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Jeff Bezos spoke this afternoon at the Amazon Web Services re: Invent conference in Las Vegas, interviewed on stage by Amazon technology chief Werner Vogels. It was a wide-ranging talk, covering not just AWS but also Bezos’ entrepreneurial advice, the principles of Amazon’s business, and even two of Bezos’ side projects: the 10,000 year clock and the Blue Origin space project.

We tuned in via webcast and gathered these highlights from his talk.

The challenge of pursuing new ideas: “The big ideas in business are often very obvious. … It’s very hard to maintain a firm grasp of the obvious at all times.”

On running a low-margin business: “I sometimes have waking dreams that I might one day operate a high-margin business. … High margins will also cover a lot of sins. So if you have high margins, it’s impossible to be efficient with high margins, because you don’t need to be, and necessity is the mother of invention. It takes a certain point of view to figure out how to operate in a low-margin business, but we wouldn’t know any other way.”

On the use of AWS by Amazon’s online video rival Netflix: “We may compete on Prime Instant Video, but we bust our butts every day for Netflix on the AWS side.”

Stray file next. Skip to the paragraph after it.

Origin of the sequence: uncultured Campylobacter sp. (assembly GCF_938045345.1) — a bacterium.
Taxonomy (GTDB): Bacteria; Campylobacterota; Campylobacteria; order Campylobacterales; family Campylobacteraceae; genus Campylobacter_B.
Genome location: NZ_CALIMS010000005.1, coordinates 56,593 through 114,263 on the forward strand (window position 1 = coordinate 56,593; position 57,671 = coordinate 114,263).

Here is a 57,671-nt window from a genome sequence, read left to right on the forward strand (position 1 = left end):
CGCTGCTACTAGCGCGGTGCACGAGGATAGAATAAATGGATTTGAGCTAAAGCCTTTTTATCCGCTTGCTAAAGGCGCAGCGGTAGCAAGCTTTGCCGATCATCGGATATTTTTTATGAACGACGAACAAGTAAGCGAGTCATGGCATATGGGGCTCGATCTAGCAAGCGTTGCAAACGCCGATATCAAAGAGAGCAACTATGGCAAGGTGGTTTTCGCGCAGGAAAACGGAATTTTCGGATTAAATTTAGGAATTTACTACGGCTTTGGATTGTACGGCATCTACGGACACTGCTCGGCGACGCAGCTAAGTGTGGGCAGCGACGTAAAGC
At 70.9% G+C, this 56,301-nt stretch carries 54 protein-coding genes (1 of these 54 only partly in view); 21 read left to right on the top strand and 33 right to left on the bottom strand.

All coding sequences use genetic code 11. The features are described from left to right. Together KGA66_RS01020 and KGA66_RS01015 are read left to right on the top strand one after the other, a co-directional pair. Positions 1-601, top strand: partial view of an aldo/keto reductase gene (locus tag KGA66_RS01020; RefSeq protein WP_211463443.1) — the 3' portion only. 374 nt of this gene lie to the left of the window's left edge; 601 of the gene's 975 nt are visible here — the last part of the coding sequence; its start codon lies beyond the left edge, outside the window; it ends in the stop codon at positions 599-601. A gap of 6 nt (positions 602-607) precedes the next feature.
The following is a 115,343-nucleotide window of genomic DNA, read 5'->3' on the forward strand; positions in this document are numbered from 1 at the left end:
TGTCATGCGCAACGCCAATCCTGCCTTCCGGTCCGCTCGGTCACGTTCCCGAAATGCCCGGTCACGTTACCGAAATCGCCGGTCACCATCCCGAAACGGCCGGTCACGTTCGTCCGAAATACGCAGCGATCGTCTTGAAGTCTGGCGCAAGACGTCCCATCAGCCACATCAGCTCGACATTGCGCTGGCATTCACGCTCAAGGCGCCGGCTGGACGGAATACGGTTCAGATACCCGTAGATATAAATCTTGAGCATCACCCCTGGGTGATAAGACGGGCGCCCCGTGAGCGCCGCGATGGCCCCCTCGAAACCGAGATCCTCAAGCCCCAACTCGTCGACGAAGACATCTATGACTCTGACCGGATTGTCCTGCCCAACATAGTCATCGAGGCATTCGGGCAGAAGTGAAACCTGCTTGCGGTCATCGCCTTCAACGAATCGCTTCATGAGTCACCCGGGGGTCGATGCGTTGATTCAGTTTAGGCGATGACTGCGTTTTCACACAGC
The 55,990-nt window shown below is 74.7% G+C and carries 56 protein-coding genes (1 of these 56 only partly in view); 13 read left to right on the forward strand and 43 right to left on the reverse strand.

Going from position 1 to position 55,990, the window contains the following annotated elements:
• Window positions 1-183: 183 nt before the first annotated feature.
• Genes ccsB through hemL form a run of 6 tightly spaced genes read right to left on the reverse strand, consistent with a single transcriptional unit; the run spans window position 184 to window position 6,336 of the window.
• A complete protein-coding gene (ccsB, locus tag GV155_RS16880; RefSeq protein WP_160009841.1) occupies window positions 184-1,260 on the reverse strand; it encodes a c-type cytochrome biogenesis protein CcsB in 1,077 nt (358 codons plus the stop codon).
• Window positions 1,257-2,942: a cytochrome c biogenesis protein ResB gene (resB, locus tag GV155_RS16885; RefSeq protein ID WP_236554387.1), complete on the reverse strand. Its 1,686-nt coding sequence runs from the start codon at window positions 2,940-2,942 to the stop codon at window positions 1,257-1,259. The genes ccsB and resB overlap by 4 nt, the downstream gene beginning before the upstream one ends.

On the 10,000 Year Clock: “The symbol is important for a couple of reasons. If we think long term — and here when I say ‘we’ I mean, we humans — if we think long term, we can accomplish things that we wouldn’t otherwise accomplish. … Time horizons matter, they matter a lot. The other thing I would point out is that we humans are getting awfully sophisticated in technological ways and have a lot of potential to be very dangerous to ourselves. It seems to me that we are, as a species, to have to start thinking longer term. So this is a symbol. I think symbols can be very powerful.”

On his space venture: “Prime delivery to Mars is still a ways out. But we’ll get there.”

On the right approach for startups: “Missionaries build better products. I would take a missionary over a mercenary any day. Mercenaries want to flip the company and get rich. Missionaries want to build a great product or service. One of those great paradoxes is that it’s usually the missionaries who end up making more money anyway.”

His best advice for aspiring entrepreneurs: “Never chase the hot thing, whatever it is. That’s like trying to catch the wave, and you’ll never catch it. You need to position yourself and wait for the wave. And the way you do that is you pick something you’re passionate about. … Start with the customer and work backwards. Those two things, passion and customer-centricity, will take you an awful long way.”

PreviouslyJeff Bezos on innovation: Amazon ‘willing to be misunderstood for long periods of time’

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